This discussion and review contains minor spoilers for Tales of the Jedi on Disney+.
Tales of the Jedi is a welcome oddity for the Star Wars brand.
There is an uncomfortable utilitarianism to the franchise age. Within major brands, projects often seem to materialize due to cold business calculations. This is the age of the algorithm, after all. Projects are often painfully willed into existence because of their perceived value to the brand or because there is some belief that fans want them. Commenters frequently react to announcements of new projects by asking, “Who asked for this?” or “Who is this for?”
Disney’s management of the Star Wars brand has been particularly prone to this sort of thinking. Many of the recent disappointing projects seem to have been painfully willed into existence through corporate mandates to resurrect fan-favorite characters. The Book of Boba Fett and Obi-Wan Kenobi both began as feature films. When they fell through in that format, they were frantically reconceived as streaming shows. It often felt like these were projects that the company believed had to happen.
Neither The Book of Boba Fett nor Obi-Wan Kenobi had any intrinsic reason to exist beyond the fact that the company (and presumably the fans) wanted them to. The Book of Boba Fett was written as “Season 2.5” of The Mandalorian, and the production team even numbered the episodes to treat it as a third season of The Mandalorian. The result was a shapeless mess of “content soup.” Obi-Wan Kenobi was heavily revised because the company wanted “a hopeful, uplifting story.”
Much of the worst modern “content” serves a clear purpose within the larger brand. The second season of The Mandalorian is effectively an eight-episode commercial for Disney’s other Star Wars spinoffs, both past and present. It is an exercise in brand synergy. It is an extended Disney Investor Day presentation. It is a showcase for the various toys that the company owns. Like The Book of Boba Fett and Obi-Wan Kenobi, its purpose is quite clear.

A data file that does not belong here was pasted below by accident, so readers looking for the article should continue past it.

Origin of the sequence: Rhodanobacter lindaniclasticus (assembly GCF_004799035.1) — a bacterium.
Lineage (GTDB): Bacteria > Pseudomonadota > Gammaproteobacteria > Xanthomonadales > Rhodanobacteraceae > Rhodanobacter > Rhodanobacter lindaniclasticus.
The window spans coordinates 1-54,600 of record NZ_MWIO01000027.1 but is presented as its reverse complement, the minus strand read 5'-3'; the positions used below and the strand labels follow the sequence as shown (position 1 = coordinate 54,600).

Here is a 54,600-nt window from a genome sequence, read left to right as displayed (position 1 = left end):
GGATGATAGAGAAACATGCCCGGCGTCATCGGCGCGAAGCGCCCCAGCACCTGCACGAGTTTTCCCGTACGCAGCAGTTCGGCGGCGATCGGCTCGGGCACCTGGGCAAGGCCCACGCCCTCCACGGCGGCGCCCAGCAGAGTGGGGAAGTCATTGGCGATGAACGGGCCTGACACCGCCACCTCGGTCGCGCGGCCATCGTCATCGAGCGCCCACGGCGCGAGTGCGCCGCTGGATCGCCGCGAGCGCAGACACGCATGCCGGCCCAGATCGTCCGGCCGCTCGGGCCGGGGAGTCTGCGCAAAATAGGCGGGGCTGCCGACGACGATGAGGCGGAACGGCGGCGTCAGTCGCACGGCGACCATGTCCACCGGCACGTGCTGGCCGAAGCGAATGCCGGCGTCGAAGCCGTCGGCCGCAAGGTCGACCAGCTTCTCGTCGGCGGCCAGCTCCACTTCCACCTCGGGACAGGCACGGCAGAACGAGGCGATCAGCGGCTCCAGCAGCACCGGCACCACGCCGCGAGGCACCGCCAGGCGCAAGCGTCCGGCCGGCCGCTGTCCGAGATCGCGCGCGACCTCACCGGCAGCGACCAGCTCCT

Tales of the Jedi lacks that same sort of synergistic purpose. The series comprises six episodes that can be broken down into two sets of three. It is effectively two trilogies. One of these sets of episodes focuses on the life of Ahsoka Tano (Ashley Eckstein), following her before, during, and after the events of The Clone Wars. The other three episodes follow the corruption of the once-noble Jedi Knight, Count Dooku (Corey Burton).
These choices don’t fit comfortably within the calculated approach that Disney has traditionally taken to its core properties. Count Dooku is hardly a fan favorite comparable to Boba Fett (Temuera Morrison) or Obi-Wan Kenobi (Ewan McGregor). To the extent that the character has mainstream popularity, it came from being played by Christopher Lee as one of several antagonists in Attack of the Clones and the opening scene of Revenge of the Sith. It’s hard to imagine fans clamoring for an origin story.
Similarly, Ahsoka Tano got a fairly complete character arc on The Clone Wars. More than that, there is an upcoming live-action series spinning out of The Mandalorian from Clone Wars and Tales of the Jedi writer Dave Filoni, starring Rosario Dawson. Bringing back Eckstein as Ahsoka for three animated shorts that are set before, during, and immediately after The Clone Wars would seem to risk muddying the waters for a character going through a reinvention.
Yet, despite lacking the same sense of corporate-mandated and algorithmically approved purpose as projects like the second season of The Mandalorian, The Book of Boba Fett, or Obi-Wan Kenobi, these six shorts are far more satisfying. Indeed, watching the anthology, it becomes clear that these stories are so charming precisely because they don’t exist to service some higher brand objective or to some perceived fan desire. By all accounts, they exist because Filoni wanted them to.
Filoni didn’t write Tales of the Jedi because he was commissioned by Disney. He wrote the six short stories that would be adapted into the series “on a whim,” while traveling to and from The Mandalorian. Lucasfilm’s senior vice president for development and production, Carrie Beck, asked if he would consider adapting them for animation and committed to finding the budget to make that possible. Tales of the Jedi developed in a way that is quite rare for major modern franchises.